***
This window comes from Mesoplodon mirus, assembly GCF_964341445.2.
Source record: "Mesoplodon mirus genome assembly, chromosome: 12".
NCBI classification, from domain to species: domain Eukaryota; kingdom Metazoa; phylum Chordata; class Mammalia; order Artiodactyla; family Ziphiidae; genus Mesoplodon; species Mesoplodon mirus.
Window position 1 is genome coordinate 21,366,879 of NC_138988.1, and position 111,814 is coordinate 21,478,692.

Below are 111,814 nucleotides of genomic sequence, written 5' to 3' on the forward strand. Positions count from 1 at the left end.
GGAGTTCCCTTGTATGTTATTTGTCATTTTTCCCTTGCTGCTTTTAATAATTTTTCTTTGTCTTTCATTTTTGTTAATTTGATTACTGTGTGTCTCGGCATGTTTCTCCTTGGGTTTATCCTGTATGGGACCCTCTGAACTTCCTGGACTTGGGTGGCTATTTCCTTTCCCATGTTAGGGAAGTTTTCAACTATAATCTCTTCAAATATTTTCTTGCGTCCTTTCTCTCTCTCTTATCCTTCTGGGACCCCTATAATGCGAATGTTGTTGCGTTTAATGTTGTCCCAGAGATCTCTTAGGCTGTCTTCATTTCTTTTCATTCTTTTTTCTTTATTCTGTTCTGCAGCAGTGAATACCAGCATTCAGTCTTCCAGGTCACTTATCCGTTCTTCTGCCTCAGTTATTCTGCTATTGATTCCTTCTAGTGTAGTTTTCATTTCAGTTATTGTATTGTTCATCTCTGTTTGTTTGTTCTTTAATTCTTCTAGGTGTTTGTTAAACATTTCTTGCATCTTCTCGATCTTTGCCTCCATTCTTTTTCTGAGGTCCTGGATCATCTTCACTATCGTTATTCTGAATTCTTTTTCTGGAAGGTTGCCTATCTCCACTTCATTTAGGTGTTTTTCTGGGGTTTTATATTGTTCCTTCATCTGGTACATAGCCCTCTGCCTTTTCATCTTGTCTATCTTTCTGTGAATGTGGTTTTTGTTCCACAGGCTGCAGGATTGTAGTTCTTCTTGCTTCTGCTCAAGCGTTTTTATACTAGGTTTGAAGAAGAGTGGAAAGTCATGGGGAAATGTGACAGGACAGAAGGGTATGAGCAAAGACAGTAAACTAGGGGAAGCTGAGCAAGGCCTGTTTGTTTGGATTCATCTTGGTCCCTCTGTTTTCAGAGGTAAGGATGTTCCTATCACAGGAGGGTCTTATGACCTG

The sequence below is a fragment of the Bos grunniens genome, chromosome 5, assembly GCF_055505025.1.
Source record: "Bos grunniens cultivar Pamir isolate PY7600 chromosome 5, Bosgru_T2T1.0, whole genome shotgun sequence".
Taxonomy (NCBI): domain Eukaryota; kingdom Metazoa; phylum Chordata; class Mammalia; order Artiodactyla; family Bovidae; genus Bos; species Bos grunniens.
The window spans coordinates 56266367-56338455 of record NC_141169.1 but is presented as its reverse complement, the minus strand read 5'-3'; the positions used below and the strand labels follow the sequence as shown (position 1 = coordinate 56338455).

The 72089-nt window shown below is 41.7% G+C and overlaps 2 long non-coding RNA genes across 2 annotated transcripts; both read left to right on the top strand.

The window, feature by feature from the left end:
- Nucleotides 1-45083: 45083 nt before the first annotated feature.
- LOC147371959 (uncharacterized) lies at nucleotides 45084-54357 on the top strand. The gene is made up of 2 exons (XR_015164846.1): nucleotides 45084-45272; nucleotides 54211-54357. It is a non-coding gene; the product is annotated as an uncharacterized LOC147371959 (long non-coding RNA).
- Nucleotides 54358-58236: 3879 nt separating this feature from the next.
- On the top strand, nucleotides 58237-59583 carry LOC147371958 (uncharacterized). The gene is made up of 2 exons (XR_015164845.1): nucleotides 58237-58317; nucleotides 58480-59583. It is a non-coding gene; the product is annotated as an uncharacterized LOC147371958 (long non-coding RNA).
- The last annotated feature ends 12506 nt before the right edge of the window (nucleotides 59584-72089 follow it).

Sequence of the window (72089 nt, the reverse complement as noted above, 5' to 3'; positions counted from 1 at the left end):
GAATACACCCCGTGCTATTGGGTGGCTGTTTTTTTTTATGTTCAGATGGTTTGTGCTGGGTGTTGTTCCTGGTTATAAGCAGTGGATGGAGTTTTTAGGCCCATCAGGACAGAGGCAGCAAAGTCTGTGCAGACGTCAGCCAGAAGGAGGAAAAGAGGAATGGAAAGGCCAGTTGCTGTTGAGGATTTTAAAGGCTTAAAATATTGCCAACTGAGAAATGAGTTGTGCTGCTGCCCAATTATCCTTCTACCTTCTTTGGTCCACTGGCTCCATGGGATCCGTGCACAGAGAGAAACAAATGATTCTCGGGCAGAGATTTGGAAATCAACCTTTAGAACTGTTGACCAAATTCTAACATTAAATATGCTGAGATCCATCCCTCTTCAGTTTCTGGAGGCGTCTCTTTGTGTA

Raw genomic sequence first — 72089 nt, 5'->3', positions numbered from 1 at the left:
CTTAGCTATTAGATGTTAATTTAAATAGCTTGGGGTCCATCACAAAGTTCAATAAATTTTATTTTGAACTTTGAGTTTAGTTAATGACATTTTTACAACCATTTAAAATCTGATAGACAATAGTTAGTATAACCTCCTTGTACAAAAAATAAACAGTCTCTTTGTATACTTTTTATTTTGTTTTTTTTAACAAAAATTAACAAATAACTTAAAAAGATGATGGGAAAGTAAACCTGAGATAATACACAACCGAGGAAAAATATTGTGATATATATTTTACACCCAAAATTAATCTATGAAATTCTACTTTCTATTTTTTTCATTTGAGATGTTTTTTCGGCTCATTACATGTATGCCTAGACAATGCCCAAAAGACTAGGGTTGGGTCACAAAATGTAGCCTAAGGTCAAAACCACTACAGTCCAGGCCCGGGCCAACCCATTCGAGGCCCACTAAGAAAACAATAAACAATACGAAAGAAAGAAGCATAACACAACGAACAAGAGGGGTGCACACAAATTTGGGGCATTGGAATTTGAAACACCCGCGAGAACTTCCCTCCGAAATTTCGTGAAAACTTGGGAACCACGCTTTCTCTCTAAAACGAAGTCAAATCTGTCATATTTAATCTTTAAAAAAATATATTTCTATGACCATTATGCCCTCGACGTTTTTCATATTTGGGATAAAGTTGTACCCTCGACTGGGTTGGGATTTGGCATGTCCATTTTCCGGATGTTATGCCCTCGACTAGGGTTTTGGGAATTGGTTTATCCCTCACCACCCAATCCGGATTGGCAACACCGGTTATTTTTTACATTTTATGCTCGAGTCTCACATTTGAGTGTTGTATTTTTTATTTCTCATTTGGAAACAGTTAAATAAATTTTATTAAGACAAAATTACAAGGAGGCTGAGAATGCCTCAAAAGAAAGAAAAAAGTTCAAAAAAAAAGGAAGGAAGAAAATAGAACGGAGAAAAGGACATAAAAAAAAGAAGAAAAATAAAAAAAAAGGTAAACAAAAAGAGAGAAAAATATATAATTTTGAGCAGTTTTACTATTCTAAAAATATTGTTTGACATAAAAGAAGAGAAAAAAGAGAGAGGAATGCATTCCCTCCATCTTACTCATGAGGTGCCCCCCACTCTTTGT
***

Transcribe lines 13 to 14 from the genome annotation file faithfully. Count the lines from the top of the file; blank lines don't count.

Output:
- Nucleotides 1-45083: 45083 nt before the first annotated feature.
- LOC147371959 (uncharacterized) lies at nucleotides 45084-54357 on the top strand. The gene is made up of 2 exons (XR_015164846.1): nucleotides 45084-45272; nucleotides 54211-54357. It is a non-coding gene; the product is annotated as an uncharacterized LOC147371959 (long non-coding RNA).